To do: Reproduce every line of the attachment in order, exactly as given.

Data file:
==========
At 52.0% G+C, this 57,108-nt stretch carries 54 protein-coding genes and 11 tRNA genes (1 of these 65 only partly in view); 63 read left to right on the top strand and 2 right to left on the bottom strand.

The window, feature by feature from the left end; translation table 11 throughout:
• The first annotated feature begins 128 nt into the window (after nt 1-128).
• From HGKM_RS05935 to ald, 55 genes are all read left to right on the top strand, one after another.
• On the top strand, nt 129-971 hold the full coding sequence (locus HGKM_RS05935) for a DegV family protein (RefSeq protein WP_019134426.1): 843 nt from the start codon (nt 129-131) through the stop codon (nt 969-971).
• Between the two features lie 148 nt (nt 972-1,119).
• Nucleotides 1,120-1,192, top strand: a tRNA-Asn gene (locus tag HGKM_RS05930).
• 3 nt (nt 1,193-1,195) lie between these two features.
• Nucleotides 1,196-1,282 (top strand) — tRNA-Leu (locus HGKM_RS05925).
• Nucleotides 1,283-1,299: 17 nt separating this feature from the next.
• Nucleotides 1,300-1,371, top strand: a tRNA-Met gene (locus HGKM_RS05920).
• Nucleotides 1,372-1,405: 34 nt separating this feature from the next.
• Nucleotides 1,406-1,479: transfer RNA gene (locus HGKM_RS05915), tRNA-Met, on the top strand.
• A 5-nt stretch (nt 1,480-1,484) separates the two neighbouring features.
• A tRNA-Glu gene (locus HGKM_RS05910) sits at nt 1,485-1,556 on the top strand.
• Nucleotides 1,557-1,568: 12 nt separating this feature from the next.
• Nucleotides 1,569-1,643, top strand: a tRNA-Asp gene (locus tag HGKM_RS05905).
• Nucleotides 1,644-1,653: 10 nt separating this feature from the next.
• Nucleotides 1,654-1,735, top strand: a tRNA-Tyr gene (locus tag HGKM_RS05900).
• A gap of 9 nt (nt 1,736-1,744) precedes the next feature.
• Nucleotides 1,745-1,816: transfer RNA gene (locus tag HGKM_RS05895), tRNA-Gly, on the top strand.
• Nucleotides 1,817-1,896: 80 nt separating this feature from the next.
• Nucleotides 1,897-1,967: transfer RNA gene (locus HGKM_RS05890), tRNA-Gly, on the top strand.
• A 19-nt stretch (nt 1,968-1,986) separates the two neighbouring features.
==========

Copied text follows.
At 52.0% G+C, this 57,108-nt stretch carries 54 protein-coding genes and 11 tRNA genes (1 of these 65 only partly in view); 63 read left to right on the top strand and 2 right to left on the bottom strand.

The window, feature by feature from the left end; translation table 11 throughout:
• The first annotated feature begins 128 nt into the window (after nt 1-128).
• From HGKM_RS05935 to ald, 55 genes are all read left to right on the top strand, one after another.
• On the top strand, nt 129-971 hold the full coding sequence (locus HGKM_RS05935) for a DegV family protein (RefSeq protein WP_019134426.1): 843 nt from the start codon (nt 129-131) through the stop codon (nt 969-971).
• Between the two features lie 148 nt (nt 972-1,119).
• Nucleotides 1,120-1,192, top strand: a tRNA-Asn gene (locus tag HGKM_RS05930).
• 3 nt (nt 1,193-1,195) lie between these two features.
• Nucleotides 1,196-1,282 (top strand) — tRNA-Leu (locus HGKM_RS05925).
• Nucleotides 1,283-1,299: 17 nt separating this feature from the next.
• Nucleotides 1,300-1,371, top strand: a tRNA-Met gene (locus HGKM_RS05920).
• Nucleotides 1,372-1,405: 34 nt separating this feature from the next.
• Nucleotides 1,406-1,479: transfer RNA gene (locus HGKM_RS05915), tRNA-Met, on the top strand.
• A 5-nt stretch (nt 1,480-1,484) separates the two neighbouring features.
• A tRNA-Glu gene (locus HGKM_RS05910) sits at nt 1,485-1,556 on the top strand.
• Nucleotides 1,557-1,568: 12 nt separating this feature from the next.
• Nucleotides 1,569-1,643, top strand: a tRNA-Asp gene (locus tag HGKM_RS05905).
• Nucleotides 1,644-1,653: 10 nt separating this feature from the next.
• Nucleotides 1,654-1,735, top strand: a tRNA-Tyr gene (locus tag HGKM_RS05900).
• A gap of 9 nt (nt 1,736-1,744) precedes the next feature.
• Nucleotides 1,745-1,816: transfer RNA gene (locus tag HGKM_RS05895), tRNA-Gly, on the top strand.
• Nucleotides 1,817-1,896: 80 nt separating this feature from the next.
• Nucleotides 1,897-1,967: transfer RNA gene (locus HGKM_RS05890), tRNA-Gly, on the top strand.
• A 19-nt stretch (nt 1,968-1,986) separates the two neighbouring features.